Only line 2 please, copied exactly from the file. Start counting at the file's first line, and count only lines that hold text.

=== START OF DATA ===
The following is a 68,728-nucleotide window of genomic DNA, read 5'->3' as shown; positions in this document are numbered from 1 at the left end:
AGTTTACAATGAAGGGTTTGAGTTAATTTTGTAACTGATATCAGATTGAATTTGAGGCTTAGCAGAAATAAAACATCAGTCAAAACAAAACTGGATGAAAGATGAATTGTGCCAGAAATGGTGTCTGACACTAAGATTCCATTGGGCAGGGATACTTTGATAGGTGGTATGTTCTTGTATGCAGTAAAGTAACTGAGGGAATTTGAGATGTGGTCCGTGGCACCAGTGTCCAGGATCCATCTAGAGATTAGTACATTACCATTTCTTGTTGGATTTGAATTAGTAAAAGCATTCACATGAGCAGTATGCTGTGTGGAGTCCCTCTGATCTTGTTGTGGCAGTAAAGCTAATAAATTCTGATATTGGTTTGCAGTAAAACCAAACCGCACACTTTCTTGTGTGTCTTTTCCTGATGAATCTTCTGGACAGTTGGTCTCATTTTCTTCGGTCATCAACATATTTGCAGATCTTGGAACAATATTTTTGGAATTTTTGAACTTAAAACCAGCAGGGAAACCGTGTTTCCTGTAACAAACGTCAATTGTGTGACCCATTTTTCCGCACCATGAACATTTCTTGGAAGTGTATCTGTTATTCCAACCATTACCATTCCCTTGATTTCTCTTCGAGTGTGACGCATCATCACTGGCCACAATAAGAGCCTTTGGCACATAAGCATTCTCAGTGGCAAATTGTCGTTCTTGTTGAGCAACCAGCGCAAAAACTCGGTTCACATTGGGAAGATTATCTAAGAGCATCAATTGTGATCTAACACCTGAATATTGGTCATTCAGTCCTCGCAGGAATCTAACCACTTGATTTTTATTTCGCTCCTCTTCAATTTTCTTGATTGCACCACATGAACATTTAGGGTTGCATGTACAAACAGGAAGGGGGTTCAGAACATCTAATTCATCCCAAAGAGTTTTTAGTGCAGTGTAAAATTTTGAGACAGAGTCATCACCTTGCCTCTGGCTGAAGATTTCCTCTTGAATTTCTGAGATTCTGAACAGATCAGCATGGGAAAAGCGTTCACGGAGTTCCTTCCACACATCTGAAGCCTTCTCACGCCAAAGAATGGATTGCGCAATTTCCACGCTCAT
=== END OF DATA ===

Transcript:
AGTTTACAATGAAGGGTTTGAGTTAATTTTGTAACTGATATCAGATTGAATTTGAGGCTTAGCAGAAATAAAACATCAGTCAAAACAAAACTGGATGAAAGATGAATTGTGCCAGAAATGGTGTCTGACACTAAGATTCCATTGGGCAGGGATACTTTGATAGGTGGTATGTTCTTGTATGCAGTAAAGTAACTGAGGGAATTTGAGATGTGGTCCGTGGCACCAGTGTCCAGGATCCATCTAGAGATTAGTACATTACCATTTCTTGTTGGATTTGAATTAGTAAAAGCATTCACATGAGCAGTATGCTGTGTGGAGTCCCTCTGATCTTGTTGTGGCAGTAAAGCTAATAAATTCTGATATTGGTTTGCAGTAAAACCAAACCGCACACTTTCTTGTGTGTCTTTTCCTGATGAATCTTCTGGACAGTTGGTCTCATTTTCTTCGGTCATCAACATATTTGCAGATCTTGGAACAATATTTTTGGAATTTTTGAACTTAAAACCAGCAGGGAAACCGTGTTTCCTGTAACAAACGTCAATTGTGTGACCCATTTTTCCGCACCATGAACATTTCTTGGAAGTGTATCTGTTATTCCAACCATTACCATTCCCTTGATTTCTCTTCGAGTGTGACGCATCATCACTGGCCACAATAAGAGCCTTTGGCACATAAGCATTCTCAGTGGCAAATTGTCGTTCTTGTTGAGCAACCAGCGCAAAAACTCGGTTCACATTGGGAAGATTATCTAAGAGCATCAATTGTGATCTAACACCTGAATATTGGTCATTCAGTCCTCGCAGGAATCTAACCACTTGATTTTTATTTCGCTCCTCTTCAATTTTCTTGATTGCACCACATGAACATTTAGGGTTGCATGTACAAACAGGAAGGGGGTTCAGAACATCTAATTCATCCCAAAGAGTTTTTAGTGCAGTGTAAAATTTTGAGACAGAGTCATCACCTTGCCTCTGGCTGAAGATTTCCTCTTGAATTTCTGAGATTCTGAACAGATCAGCATGGGAAAAGCGTTCACGGAGTTCCTTCCACACATCTGAAGCCTTCTCACGCCAAAGAATGGATTGCGCAATTTCCACGCTCAT